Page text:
Hacks To Keep Organized and Sane

Vi Nguyen
Vi Nguyen
Apr 22, 2019 · 4 min read

If you have a type A personality, you likely enjoy your to-do list. The problem is that we all end up with a huge list that never seems to end. I often found myself stressed out thinking that I wasn’t accomplishing anything as I dove through my to-do list. Without structure, we’re doomed to burn out and feel defeated with our lack of productivity. Here I’ll go through what I do to keep myself organized and sane. I’ve found that I’m the most stressed out when I forget and decide not to start and work through my week without my routine.

I always make sure to never plan meetings on Monday unless it’s something that’s important and I can’t get out of. Mondays are meant for easing into the week and planning out my to-do’s.

UPDATE: Check out my most recent article where I automate this process!

Inbox Zero

I first start off by inbox zeroing my email. You can learn how to archive your emails in Gmail with this article. Oddly enough, not having emails in my inbox gives me great peace of mind. I’ve started to do this on Fridays as well to allow my mind to enjoy the weekend. You’ll now know that every email that is unread is important. It’s also helpful to occasionally unsubscribe to any junk mail that you may have acquired in the past.

Most people will want to go through all of their emails to get to inbox zero. This makes you give priority to which emails came first rather than importance. Think of each email as a task that someone is adding into your to-do list. You wouldn’t prioritize a task just because someone told you to so why do that with your emails?

To-Do on Trello

You only need four columns to move cards through.

I have a Trello board that helps me prioritize my tasks. You can learn about the basics of Kanban boards here. For each email, I create a card with an action item that relates to the email. For example, it could be “Respond to Joe,” “Process invoices” or “Send Tommy pitch deck.” I want to be able to get all the details so I copy the email URL and add it into my Trello card. That way I can refer back with ease and not have to search for it again.

Copy URL from email thread.
Paste URL in Trello card.

Weekly Bulleted Notebook

Each week I’ll write out Monday through Friday. For each day, I bring in any events or meetings I have that day. It allows me to figure out which open blocks of time I have left for deep work. As entrepreneurs, we have to switch from a maker’s schedule to a manager’s schedule multiple times throughout the day. This organization helps me swiftly move between the two.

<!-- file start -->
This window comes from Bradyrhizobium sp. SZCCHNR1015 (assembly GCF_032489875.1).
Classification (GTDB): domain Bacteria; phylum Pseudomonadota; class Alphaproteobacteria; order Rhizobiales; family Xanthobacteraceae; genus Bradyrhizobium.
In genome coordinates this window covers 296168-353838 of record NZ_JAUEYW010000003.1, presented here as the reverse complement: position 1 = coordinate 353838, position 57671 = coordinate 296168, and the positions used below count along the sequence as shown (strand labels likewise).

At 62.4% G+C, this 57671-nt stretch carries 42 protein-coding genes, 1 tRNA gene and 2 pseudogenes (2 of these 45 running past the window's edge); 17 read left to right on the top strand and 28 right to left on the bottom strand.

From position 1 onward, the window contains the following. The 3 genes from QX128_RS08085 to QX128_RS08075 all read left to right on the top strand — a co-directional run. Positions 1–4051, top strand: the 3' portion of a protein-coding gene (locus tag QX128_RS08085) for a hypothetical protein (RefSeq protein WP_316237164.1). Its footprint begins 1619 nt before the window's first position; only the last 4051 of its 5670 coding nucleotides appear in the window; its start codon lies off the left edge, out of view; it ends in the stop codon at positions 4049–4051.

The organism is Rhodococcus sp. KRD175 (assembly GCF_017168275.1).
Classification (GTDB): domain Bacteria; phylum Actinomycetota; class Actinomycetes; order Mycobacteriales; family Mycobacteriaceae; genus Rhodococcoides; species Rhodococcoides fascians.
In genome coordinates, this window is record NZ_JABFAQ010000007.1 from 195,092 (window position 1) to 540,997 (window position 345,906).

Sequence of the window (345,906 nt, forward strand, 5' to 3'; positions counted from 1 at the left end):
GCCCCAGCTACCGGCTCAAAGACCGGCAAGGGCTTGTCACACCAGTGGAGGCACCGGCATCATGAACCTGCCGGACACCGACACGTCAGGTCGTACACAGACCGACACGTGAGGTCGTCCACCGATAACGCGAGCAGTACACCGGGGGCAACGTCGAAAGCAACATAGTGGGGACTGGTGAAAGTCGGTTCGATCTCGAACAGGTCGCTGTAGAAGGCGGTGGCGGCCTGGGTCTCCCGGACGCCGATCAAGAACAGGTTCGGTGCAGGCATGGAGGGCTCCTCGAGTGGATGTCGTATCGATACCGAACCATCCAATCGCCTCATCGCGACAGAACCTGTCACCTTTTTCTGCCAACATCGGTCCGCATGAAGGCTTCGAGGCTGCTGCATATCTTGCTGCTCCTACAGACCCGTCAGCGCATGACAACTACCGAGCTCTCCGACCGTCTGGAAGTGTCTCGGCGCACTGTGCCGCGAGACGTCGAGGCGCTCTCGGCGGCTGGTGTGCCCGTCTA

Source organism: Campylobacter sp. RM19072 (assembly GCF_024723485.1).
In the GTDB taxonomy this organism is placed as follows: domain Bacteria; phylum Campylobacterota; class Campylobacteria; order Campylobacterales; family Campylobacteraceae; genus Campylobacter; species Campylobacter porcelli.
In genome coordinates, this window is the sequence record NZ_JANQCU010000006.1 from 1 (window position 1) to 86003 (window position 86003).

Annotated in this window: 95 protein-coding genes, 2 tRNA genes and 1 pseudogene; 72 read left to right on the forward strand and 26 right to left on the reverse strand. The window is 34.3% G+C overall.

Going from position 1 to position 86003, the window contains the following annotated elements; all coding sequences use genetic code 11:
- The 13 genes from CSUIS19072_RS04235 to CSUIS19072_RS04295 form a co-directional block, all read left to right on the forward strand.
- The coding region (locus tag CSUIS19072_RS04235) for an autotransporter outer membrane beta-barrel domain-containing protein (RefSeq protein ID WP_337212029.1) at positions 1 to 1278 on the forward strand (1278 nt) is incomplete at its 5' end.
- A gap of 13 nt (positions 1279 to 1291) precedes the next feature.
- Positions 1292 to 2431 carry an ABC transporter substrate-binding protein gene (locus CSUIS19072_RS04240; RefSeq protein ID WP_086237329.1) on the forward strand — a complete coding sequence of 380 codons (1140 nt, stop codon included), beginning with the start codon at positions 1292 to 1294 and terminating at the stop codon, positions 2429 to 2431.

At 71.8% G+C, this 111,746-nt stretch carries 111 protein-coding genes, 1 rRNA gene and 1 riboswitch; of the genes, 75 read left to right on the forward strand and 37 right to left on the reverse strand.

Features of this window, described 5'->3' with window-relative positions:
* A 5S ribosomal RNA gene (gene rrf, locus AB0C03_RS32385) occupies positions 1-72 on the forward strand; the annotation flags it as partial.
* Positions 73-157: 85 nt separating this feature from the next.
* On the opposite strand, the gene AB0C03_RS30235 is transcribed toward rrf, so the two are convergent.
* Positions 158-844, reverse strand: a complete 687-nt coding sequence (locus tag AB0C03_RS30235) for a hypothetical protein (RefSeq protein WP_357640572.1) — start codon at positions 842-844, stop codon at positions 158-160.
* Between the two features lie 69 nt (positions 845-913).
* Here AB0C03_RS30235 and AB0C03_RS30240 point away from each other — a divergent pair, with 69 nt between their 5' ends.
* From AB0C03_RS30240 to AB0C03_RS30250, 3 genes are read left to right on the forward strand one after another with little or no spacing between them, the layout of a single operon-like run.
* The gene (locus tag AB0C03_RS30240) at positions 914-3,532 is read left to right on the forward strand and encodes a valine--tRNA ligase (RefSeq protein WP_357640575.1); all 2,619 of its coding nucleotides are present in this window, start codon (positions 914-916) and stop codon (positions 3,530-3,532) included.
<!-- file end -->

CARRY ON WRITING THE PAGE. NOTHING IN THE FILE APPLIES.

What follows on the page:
TIP: I like to batch my meetings into a specific day of the week so that I have time on other days to accomplish deep work. For example, Mondays are for organizing. Tuesdays are for team calls and Thursdays are for meetings. This is also helpful because it makes you choose only the most important meetings to take since you only have one day that week dedicated for it.

After going through my to-do list on Trello, I’m able to move my cards from high to low priority. I then fill in my bulleted notebook with my top tasks. It may take you some time to estimate how long tasks take at the beginning but after doing this for a while, you’ll know what you can accomplish in the time slots you have leftover.

Why It Matters

You often hear that you need to take time to celebrate small accomplishments. Having your tasks planned out lets you feel ok with taking a break once you’re done with the day’s tasks. This matters because you’ll start to feel a sense of accomplishment at the end of the week. Having your “Done” column in your Trello board lets you visually see what you’ve done all week. Burning out from trying to accomplish too many tasks each day doesn’t help anyone. You’ll be more productive by being balanced. I say it all the time and I’ll say it again.

Age of Awareness

Stories providing creative, innovative, and sustainable changes to the education system

Vi Nguyen

Written by

Vi Nguyen

Helping people discover neighborhoods that feels like home. - CEO @Homads. Entrepreneur. World traveler with a passion to improve the communities we live in.

Age of Awareness

Stories providing creative, innovative, and sustainable changes to the education system

Welcome to a place where words matter. On Medium, smart voices and original ideas take center stage - with no ads in sight. Watch
Follow all the topics you care about, and we’ll deliver the best stories for you to your homepage and inbox. Explore
Get unlimited access to the best stories on Medium — and support writers while you’re at it. Just $5/month. Upgrade